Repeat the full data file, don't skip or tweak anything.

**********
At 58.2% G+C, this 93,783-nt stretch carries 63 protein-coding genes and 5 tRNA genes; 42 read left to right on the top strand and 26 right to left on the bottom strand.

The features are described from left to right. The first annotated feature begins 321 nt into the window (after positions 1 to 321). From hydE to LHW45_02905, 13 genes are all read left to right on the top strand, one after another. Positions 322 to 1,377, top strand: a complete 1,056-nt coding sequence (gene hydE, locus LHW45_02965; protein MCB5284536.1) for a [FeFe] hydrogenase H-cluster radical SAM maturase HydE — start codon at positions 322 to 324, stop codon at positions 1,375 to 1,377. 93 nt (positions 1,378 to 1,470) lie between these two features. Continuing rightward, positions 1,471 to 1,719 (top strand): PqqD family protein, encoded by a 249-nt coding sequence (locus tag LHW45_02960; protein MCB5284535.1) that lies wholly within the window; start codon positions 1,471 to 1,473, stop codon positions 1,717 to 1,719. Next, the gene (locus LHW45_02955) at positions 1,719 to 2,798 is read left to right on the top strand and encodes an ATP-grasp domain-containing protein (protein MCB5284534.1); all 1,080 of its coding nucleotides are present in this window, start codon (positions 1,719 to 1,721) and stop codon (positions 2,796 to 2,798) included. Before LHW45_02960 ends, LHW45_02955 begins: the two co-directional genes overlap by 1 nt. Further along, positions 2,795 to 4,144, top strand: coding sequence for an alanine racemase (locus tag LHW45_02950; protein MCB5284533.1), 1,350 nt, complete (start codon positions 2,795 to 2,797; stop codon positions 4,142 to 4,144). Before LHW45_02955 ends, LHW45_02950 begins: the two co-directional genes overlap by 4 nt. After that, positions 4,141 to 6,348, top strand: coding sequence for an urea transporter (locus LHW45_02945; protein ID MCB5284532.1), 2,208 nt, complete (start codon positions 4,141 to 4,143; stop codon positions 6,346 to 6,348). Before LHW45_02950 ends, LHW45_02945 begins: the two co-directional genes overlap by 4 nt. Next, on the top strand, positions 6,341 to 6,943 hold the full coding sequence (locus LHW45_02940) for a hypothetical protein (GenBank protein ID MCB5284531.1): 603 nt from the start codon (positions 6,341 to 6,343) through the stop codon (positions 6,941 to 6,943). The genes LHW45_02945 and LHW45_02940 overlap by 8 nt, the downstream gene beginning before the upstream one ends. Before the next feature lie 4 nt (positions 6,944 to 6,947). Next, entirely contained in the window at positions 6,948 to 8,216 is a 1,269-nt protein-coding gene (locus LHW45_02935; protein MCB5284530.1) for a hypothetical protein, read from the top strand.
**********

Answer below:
At 58.2% G+C, this 93,783-nt stretch carries 63 protein-coding genes and 5 tRNA genes; 42 read left to right on the top strand and 26 right to left on the bottom strand.

The features are described from left to right. The first annotated feature begins 321 nt into the window (after positions 1 to 321). From hydE to LHW45_02905, 13 genes are all read left to right on the top strand, one after another. Positions 322 to 1,377, top strand: a complete 1,056-nt coding sequence (gene hydE, locus LHW45_02965; protein MCB5284536.1) for a [FeFe] hydrogenase H-cluster radical SAM maturase HydE — start codon at positions 322 to 324, stop codon at positions 1,375 to 1,377. 93 nt (positions 1,378 to 1,470) lie between these two features. Continuing rightward, positions 1,471 to 1,719 (top strand): PqqD family protein, encoded by a 249-nt coding sequence (locus tag LHW45_02960; protein MCB5284535.1) that lies wholly within the window; start codon positions 1,471 to 1,473, stop codon positions 1,717 to 1,719. Next, the gene (locus LHW45_02955) at positions 1,719 to 2,798 is read left to right on the top strand and encodes an ATP-grasp domain-containing protein (protein MCB5284534.1); all 1,080 of its coding nucleotides are present in this window, start codon (positions 1,719 to 1,721) and stop codon (positions 2,796 to 2,798) included. Before LHW45_02960 ends, LHW45_02955 begins: the two co-directional genes overlap by 1 nt. Further along, positions 2,795 to 4,144, top strand: coding sequence for an alanine racemase (locus tag LHW45_02950; protein MCB5284533.1), 1,350 nt, complete (start codon positions 2,795 to 2,797; stop codon positions 4,142 to 4,144). Before LHW45_02955 ends, LHW45_02950 begins: the two co-directional genes overlap by 4 nt. After that, positions 4,141 to 6,348, top strand: coding sequence for an urea transporter (locus LHW45_02945; protein ID MCB5284532.1), 2,208 nt, complete (start codon positions 4,141 to 4,143; stop codon positions 6,346 to 6,348). Before LHW45_02950 ends, LHW45_02945 begins: the two co-directional genes overlap by 4 nt. Next, on the top strand, positions 6,341 to 6,943 hold the full coding sequence (locus LHW45_02940) for a hypothetical protein (GenBank protein ID MCB5284531.1): 603 nt from the start codon (positions 6,341 to 6,343) through the stop codon (positions 6,941 to 6,943). The genes LHW45_02945 and LHW45_02940 overlap by 8 nt, the downstream gene beginning before the upstream one ends. Before the next feature lie 4 nt (positions 6,944 to 6,947). Next, entirely contained in the window at positions 6,948 to 8,216 is a 1,269-nt protein-coding gene (locus LHW45_02935; protein MCB5284530.1) for a hypothetical protein, read from the top strand.